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German current account surplus to hit record, world's largest in 2016

17_41322684 - 27_01_2017 - GERMANY-POLITICS-PARLIAMENT-HISTORY-HOLOCAUST.jpg
Germany's current account surplus is expected to have hit a new record of US$297 billion in 2016, overtaking that of China again to become the world's largest, the Munich-based Ifo economic institute said on Monday.

[BERLIN] Germany's current account surplus is expected to have hit a new record of US$297 billion in 2016, overtaking that of China again to become the world's largest, the Munich-based Ifo economic institute said on Monday.

This would be equivalent to 8.6 per cent of total output, which means it would once again breach the European Commission's recommended upper threshold of six per cent. In 2015 the current account surplus stood at US$271 billion.

The European Commission and the United States have urged Germany to lift domestic demand and imports to help reduce global economic imbalances and fuel global growth, including within the euro zone.

Germany rejects such criticism, saying it already lifted domestic demand by introducing a national minimum wage in 2015 and agreeing on a strong hike in pension entitlements in 2016. In addition, the government has increased state spending on roads, digital infrastructure and asylum seekers while sticking to its goal of keeping a balanced budget.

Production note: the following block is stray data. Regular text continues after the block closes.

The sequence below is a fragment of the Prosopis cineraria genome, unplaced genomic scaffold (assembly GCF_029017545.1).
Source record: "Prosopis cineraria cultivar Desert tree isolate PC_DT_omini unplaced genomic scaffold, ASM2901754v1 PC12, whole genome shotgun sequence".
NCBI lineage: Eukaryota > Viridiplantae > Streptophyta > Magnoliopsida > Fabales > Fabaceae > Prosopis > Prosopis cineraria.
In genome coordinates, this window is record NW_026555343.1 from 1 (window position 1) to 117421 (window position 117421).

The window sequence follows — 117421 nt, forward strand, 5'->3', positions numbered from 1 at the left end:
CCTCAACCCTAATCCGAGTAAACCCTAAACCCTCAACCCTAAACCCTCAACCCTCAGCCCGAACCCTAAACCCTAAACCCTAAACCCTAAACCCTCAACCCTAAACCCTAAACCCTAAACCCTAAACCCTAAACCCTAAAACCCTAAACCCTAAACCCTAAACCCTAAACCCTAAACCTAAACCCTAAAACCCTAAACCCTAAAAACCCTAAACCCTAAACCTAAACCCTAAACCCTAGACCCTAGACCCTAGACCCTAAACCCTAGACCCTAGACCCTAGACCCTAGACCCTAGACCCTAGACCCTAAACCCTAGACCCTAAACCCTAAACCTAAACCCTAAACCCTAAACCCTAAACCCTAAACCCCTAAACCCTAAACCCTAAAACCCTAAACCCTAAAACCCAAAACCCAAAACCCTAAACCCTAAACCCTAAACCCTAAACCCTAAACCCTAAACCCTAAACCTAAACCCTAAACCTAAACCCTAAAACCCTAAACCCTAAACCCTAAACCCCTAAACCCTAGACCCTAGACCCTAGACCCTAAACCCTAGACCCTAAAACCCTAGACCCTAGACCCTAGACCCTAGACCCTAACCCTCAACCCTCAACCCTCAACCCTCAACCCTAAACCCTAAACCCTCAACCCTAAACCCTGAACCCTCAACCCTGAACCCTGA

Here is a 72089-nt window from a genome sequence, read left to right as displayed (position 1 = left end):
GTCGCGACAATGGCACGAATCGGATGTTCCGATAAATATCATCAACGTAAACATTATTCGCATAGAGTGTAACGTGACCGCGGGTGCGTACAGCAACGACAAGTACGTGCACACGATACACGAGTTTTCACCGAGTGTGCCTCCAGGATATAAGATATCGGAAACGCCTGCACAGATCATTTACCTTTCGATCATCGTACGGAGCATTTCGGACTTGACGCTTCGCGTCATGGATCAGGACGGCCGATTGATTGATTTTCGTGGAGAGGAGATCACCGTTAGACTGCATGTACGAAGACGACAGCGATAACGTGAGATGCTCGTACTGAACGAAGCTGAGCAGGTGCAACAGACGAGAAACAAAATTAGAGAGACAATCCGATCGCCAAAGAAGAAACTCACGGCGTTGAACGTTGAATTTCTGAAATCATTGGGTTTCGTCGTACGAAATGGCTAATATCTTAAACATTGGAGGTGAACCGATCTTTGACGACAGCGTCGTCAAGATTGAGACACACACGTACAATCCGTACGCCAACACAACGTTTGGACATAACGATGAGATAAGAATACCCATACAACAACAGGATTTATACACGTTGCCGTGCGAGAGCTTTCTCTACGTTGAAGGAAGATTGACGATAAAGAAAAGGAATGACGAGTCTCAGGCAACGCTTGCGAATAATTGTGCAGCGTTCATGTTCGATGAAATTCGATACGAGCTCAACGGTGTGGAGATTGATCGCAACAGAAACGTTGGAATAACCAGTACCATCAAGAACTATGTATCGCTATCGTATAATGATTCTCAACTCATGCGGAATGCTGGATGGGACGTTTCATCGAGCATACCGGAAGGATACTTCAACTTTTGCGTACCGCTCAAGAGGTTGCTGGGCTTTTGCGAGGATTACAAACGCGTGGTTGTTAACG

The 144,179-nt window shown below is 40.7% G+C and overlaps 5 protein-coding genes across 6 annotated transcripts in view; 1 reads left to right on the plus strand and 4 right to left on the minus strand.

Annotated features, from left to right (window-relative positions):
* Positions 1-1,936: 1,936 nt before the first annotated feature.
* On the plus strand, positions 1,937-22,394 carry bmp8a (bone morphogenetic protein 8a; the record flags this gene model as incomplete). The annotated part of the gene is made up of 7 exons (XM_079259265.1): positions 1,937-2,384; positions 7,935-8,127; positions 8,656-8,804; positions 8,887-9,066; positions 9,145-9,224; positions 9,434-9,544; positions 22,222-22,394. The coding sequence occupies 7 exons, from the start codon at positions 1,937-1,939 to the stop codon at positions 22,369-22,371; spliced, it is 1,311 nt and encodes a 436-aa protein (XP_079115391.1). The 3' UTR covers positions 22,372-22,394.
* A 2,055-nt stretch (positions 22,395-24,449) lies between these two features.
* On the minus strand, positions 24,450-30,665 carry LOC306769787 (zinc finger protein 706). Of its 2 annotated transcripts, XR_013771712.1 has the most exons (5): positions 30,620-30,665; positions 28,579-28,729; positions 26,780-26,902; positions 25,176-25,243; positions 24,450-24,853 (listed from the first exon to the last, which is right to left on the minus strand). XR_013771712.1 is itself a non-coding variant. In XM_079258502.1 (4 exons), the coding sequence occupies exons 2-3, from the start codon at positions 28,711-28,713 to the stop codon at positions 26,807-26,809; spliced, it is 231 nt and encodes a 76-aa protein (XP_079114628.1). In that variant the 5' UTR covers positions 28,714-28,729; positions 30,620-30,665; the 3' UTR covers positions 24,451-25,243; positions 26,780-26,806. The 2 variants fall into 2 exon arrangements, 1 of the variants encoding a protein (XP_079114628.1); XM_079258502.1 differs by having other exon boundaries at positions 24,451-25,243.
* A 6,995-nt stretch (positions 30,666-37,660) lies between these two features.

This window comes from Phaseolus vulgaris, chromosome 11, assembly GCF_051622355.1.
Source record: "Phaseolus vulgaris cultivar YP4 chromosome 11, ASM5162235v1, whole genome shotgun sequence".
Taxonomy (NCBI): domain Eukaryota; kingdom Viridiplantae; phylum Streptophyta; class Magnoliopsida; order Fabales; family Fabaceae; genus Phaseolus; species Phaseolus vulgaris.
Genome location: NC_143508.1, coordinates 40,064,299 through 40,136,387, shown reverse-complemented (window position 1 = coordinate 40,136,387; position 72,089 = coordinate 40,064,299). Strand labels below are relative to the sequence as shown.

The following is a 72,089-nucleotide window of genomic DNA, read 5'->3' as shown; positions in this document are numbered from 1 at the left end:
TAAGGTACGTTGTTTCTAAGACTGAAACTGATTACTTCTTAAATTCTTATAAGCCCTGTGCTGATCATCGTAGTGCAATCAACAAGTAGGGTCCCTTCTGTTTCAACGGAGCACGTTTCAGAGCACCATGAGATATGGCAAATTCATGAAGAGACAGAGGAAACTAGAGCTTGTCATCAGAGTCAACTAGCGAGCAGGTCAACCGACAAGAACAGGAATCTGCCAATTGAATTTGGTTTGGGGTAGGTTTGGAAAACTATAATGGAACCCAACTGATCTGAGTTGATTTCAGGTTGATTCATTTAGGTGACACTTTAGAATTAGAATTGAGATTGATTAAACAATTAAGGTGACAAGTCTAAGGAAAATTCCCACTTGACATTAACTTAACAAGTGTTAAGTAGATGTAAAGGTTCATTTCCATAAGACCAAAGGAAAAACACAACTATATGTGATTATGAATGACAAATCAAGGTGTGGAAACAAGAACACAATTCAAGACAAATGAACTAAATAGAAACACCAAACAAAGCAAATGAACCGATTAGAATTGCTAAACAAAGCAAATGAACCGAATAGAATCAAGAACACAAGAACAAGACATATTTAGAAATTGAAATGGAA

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Ifo estimated China's current account surplus at US$245 billion last year due to weaker exports. By contrast, the United States is predicted to have the world's largest capital imports, with a deficit of US$478 billion for 2016, Ifo said.

Ifo's current account estimate for Germany is lower than a previous estimate of US$310 billion.

German Vice Chancellor Sigmar Gabriel said on Thursday that the country's record current account surplus is likely to shrink in 2017 because a slowdown in global trade is dampening export growth while strong domestic demand is pushing up imports.

REUTERS

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